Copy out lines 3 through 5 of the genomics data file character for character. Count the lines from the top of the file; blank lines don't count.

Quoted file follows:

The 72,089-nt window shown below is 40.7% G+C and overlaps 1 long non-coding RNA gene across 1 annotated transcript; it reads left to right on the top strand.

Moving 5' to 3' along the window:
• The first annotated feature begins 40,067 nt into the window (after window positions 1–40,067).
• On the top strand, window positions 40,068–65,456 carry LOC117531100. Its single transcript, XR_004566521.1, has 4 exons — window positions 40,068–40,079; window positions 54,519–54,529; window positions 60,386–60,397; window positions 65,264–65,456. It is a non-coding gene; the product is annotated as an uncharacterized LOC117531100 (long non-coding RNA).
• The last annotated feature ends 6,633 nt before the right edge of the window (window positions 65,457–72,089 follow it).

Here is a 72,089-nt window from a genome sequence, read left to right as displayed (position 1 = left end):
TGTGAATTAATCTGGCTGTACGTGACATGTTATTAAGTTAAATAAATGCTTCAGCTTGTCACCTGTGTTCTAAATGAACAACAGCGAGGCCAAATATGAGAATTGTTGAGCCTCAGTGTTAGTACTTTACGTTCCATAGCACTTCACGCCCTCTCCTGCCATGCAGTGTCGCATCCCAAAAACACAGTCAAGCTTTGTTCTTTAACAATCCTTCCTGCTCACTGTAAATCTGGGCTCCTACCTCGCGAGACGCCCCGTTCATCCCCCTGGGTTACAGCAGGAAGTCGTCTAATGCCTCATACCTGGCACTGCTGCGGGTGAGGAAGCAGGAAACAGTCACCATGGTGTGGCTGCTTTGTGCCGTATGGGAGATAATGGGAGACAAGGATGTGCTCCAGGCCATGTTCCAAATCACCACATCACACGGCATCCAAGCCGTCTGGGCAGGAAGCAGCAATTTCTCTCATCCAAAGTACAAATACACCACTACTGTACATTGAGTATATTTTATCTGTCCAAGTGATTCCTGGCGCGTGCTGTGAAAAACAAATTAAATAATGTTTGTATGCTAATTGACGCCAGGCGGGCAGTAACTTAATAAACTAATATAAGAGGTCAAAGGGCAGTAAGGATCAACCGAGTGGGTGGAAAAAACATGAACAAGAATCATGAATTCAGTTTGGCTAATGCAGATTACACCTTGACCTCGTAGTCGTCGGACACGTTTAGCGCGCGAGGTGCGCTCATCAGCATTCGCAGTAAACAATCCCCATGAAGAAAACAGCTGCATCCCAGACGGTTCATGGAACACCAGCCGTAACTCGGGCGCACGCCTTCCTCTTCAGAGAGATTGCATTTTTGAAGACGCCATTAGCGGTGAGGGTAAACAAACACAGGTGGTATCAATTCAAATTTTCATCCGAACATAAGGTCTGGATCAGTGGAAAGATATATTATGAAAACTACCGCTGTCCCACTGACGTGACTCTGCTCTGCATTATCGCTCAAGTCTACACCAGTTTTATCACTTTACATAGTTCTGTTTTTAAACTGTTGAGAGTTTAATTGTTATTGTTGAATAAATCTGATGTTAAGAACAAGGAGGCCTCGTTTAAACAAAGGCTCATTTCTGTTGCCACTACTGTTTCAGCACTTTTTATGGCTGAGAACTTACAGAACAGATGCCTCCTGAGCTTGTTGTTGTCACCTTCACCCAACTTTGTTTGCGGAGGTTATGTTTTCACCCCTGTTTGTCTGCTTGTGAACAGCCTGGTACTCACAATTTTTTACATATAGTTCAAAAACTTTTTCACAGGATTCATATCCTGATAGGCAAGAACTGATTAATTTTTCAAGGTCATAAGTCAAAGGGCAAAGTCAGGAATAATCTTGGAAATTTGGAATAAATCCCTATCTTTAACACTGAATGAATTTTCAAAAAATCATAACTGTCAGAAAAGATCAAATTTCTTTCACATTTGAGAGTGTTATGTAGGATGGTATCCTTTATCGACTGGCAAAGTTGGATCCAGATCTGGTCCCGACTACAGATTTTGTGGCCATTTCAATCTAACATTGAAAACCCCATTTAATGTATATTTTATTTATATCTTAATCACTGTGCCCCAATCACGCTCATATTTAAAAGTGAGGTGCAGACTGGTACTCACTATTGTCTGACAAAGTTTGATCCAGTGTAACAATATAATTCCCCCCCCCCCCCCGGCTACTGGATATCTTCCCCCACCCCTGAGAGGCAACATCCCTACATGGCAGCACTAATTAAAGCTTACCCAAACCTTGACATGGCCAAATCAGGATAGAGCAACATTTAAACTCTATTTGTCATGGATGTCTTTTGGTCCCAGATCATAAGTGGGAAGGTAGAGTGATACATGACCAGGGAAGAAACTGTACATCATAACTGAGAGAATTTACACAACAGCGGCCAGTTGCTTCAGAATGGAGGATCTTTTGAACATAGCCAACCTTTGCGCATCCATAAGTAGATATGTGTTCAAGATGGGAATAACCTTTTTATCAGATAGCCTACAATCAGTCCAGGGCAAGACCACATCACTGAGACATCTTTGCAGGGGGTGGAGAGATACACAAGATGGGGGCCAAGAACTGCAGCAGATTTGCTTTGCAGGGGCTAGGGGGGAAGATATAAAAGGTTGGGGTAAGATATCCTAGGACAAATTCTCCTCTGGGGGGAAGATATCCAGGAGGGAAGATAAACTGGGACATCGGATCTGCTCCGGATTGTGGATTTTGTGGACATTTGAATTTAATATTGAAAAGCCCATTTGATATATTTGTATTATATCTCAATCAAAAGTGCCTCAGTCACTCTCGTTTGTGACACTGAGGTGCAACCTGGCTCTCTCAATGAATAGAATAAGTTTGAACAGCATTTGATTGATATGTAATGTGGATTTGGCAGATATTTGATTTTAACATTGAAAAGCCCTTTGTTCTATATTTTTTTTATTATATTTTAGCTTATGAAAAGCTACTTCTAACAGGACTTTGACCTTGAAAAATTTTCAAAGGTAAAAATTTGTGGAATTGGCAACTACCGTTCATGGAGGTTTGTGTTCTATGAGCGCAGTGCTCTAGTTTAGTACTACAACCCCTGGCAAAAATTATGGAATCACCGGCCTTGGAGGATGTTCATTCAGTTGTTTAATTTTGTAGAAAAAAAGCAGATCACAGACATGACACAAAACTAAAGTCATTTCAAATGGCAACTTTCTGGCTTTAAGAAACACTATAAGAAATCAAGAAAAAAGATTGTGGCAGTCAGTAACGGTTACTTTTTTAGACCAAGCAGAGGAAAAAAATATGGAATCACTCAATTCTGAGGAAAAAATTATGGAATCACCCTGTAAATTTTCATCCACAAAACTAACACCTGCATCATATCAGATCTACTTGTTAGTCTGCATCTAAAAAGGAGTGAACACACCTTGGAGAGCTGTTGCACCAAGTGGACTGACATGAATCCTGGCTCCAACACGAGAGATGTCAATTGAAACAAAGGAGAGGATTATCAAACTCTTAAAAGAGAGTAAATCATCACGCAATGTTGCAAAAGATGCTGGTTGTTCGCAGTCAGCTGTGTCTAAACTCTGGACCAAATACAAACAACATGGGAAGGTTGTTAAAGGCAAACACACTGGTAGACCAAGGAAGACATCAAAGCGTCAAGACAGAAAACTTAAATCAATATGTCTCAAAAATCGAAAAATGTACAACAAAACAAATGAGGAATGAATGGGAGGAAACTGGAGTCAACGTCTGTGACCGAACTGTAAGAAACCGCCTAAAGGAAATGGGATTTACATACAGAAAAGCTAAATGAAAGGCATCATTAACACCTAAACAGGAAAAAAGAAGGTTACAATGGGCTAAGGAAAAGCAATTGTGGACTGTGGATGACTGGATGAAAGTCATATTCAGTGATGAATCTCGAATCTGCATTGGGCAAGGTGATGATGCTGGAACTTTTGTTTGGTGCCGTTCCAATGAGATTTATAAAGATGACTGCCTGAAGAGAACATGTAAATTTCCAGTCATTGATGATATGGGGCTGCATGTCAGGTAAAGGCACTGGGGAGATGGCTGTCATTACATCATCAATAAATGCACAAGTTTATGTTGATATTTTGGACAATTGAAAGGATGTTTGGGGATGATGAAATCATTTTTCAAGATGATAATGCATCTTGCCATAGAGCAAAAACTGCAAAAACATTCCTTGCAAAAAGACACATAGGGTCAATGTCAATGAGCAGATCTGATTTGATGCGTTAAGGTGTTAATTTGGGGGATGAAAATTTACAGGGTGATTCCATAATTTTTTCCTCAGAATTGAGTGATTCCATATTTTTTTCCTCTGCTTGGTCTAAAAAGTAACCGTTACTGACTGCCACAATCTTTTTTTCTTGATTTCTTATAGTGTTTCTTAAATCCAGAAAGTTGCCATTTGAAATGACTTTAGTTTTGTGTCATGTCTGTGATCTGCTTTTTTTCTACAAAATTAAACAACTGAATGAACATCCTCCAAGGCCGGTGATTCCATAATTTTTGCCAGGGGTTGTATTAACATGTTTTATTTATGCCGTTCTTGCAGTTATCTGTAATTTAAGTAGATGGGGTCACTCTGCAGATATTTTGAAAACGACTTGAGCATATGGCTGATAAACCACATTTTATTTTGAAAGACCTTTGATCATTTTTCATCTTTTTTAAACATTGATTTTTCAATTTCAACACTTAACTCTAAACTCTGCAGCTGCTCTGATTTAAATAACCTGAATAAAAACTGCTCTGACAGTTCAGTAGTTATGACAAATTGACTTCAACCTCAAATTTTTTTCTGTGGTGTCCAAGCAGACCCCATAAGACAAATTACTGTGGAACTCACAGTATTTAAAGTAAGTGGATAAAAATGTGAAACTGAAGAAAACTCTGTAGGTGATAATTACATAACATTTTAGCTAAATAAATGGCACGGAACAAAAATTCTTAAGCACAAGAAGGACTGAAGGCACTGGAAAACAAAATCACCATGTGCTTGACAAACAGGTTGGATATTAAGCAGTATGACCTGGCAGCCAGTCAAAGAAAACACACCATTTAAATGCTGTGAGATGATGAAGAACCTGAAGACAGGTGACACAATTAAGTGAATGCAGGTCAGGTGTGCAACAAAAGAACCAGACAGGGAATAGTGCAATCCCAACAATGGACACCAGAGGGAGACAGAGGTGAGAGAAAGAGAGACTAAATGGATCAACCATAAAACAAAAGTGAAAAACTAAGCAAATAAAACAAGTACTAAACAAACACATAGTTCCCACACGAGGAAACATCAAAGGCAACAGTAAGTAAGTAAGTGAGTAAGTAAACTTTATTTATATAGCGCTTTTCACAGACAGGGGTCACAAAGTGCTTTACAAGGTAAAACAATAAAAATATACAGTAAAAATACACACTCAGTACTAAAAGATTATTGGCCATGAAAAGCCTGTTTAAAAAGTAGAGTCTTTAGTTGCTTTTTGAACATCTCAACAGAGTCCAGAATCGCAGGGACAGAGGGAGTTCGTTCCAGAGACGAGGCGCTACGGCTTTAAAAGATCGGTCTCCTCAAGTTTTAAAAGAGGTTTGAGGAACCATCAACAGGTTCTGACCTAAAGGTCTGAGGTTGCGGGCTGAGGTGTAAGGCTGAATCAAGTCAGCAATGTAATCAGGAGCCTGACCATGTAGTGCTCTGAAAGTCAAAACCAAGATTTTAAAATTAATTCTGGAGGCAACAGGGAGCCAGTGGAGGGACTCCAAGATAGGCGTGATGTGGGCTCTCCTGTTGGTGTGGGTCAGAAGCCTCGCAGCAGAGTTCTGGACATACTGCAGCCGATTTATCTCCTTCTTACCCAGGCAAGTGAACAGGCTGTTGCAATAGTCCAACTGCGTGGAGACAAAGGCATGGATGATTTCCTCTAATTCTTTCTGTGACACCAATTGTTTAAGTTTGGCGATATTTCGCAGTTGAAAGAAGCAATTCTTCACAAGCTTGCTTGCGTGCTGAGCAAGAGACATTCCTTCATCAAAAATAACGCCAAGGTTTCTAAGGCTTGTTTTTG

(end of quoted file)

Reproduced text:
• The first annotated feature begins 40,067 nt into the window (after window positions 1–40,067).
• On the top strand, window positions 40,068–65,456 carry LOC117531100. Its single transcript, XR_004566521.1, has 4 exons — window positions 40,068–40,079; window positions 54,519–54,529; window positions 60,386–60,397; window positions 65,264–65,456. It is a non-coding gene; the product is annotated as an uncharacterized LOC117531100 (long non-coding RNA).
• The last annotated feature ends 6,633 nt before the right edge of the window (window positions 65,457–72,089 follow it).